The proposed tree ordinance reads: “Committee members shall, at a Public meeting, issue a permit to kill, remove or destroy a tree in the following instance.”
Walkup said he wanted that line removed.
“I think that would hamstring the committee and delay approval of a permit,” Walkup said. “I think the public meeting ought to be deleted from that.”
He suggested that the committee instead pass the approval process along, with each person signing it.
Ciotti questioned whether that method would be properly noticed but Walkup said this is how “it’s always been done in the past.”
Yet McIntosh’s Land Development Code 5.08.02 carries the same language word for word as the proposed ordinance – that permits should be issued at a public meeting.
Further, Florida’s “Government-in-the-Sunshine Manual” says on page 1 that Florida’s Sunshine law applies to “any board or commission of any state agency or authority or of any agency or authority of any county, municipal corporation, or political subdivision.”
In other words, the Tree committee, like the other citizen boards are subject to the Sunshine Law and their decision making process would have to follow the same open meeting requirements as other public boards.
Most of Walkup’s changes to the ordinance were cosmetic. He said he would like to see changes in how many trees are required to replace a removed tree. He also questioned the
protection of the Crepe Mrytle because it is technically not a tree.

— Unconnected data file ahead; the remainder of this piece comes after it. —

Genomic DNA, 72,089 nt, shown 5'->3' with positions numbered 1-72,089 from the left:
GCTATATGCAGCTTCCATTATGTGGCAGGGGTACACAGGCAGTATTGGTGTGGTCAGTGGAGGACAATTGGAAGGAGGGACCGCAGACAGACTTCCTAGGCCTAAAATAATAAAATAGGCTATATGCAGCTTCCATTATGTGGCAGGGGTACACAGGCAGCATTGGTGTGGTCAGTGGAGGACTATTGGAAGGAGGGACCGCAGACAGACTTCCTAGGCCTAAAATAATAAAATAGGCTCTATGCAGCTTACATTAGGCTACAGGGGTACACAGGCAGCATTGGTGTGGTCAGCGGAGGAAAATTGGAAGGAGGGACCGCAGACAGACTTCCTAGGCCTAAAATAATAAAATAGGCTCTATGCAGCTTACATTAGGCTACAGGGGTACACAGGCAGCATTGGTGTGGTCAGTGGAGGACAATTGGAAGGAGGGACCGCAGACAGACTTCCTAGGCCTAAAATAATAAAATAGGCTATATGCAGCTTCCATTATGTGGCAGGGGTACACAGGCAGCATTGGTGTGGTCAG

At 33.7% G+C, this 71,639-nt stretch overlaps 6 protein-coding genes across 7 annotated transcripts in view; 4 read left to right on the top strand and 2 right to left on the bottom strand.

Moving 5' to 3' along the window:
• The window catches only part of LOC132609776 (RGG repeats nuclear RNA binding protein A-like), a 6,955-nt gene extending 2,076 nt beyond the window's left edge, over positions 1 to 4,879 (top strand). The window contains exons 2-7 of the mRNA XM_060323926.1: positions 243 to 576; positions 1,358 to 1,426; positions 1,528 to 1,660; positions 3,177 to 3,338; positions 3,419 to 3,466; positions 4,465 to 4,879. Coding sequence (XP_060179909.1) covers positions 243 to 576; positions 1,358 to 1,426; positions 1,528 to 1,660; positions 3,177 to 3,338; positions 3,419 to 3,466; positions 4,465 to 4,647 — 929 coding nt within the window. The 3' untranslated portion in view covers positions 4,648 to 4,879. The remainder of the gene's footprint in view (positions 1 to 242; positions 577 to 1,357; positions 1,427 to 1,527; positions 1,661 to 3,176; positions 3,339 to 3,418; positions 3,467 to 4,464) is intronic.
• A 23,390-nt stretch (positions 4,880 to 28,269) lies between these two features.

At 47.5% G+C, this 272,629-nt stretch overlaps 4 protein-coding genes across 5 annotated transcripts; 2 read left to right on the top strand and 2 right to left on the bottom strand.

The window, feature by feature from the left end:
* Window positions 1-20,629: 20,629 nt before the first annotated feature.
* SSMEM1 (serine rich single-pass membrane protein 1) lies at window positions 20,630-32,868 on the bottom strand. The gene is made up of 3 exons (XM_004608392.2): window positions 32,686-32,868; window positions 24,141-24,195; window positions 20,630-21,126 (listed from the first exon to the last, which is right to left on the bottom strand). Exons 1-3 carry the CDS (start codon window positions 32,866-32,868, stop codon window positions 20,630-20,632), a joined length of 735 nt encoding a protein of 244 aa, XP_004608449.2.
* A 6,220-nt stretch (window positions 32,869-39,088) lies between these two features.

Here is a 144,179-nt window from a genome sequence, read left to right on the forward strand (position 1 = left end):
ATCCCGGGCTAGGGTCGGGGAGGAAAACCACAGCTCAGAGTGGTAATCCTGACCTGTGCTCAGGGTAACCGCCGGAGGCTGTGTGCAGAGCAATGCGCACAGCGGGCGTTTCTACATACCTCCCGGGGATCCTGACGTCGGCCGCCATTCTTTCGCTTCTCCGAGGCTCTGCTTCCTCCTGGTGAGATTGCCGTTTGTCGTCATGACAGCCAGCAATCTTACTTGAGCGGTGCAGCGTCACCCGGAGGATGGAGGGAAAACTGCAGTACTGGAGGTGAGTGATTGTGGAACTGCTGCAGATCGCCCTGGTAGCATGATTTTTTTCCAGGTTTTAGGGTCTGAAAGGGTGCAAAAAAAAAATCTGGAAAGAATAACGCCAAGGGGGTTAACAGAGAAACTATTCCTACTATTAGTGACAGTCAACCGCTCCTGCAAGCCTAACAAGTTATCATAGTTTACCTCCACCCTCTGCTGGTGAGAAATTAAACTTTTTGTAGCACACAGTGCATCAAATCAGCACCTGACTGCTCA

Councilwoman Eva Jo Callahan clarified this point and said that the mention of the Crepe Myrtle is because Fred DelRusso has one in his yard that is so large it has garnered national recognition.
But Lee Deaderick had a problem with the Tree Ordinance that ran deeper than other council members’ concerns.
Deaderick started a practice Thursday night of quoting U.S. founding fathers.
He began with a quote from Thomas Jefferson: “I’m not a friend of very energetic government, it’s always oppressive.”
“And I think this whole thing right here smells of oppressive government,” Deaderick said. “I understand completely the concept of protecting the beauty of the town, as I’ve discussed this with Sean heatedly. I don’t think there is a problem. If there was, there wouldn’t be no 100-year-old trees he’s trying to protect or they would have been cut down before we had a tree ordinance in 1992.”
Deaderick said he doesn’t think that an ordinance is necessary. He would like to see only the trees on the town’s right of ways protected and then if people want to protect individual trees, they could put them on the town register.
“Then the rest of us will be free to do what we want with our property that we pay taxes on and not have to have committee meetings and not have to have anything in public meetings and accomplish the goal without having to violate people’s personal freedoms,” Deaderick said. “I can’t imagine why they would want to take stuff from people and not give any back.”
He also added that the ordinance still had sycamore trees in it, which were widely considered to be “pest trees.”
Not all the council members agree with him. Ciotti gave specific examples of reasons why the town has a tree ordinance.